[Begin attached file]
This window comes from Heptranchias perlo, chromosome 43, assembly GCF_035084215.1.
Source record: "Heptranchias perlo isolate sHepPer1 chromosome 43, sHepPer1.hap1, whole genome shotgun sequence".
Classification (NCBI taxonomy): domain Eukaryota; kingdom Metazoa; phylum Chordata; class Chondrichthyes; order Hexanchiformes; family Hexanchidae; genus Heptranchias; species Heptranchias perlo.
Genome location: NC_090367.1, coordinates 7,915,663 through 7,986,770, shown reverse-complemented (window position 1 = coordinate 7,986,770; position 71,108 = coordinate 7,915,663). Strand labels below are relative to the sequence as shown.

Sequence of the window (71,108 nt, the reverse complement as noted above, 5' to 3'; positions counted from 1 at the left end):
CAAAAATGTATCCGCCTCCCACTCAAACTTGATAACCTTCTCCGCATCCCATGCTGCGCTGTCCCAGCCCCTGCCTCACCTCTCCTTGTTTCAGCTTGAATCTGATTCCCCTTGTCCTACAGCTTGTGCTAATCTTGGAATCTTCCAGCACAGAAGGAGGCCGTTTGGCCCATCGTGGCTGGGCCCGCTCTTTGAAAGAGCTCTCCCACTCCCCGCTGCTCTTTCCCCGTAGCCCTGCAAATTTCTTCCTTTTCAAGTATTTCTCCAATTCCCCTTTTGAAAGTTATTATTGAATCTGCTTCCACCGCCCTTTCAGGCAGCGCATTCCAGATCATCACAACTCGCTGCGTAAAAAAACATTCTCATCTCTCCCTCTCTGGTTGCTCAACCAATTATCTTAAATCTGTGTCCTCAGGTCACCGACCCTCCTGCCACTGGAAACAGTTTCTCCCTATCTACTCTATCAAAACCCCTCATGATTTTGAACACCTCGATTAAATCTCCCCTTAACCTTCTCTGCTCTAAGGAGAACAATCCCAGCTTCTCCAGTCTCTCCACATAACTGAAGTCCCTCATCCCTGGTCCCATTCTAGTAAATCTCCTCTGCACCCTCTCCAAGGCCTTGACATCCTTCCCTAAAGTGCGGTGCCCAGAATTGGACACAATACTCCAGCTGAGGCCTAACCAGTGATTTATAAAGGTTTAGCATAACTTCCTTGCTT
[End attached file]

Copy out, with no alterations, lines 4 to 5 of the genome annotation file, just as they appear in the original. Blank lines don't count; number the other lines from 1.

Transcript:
Genome location: NC_090367.1, coordinates 7,915,663 through 7,986,770, shown reverse-complemented (window position 1 = coordinate 7,986,770; position 71,108 = coordinate 7,915,663). Strand labels below are relative to the sequence as shown.

Sequence of the window (71,108 nt, the reverse complement as noted above, 5' to 3'; positions counted from 1 at the left end):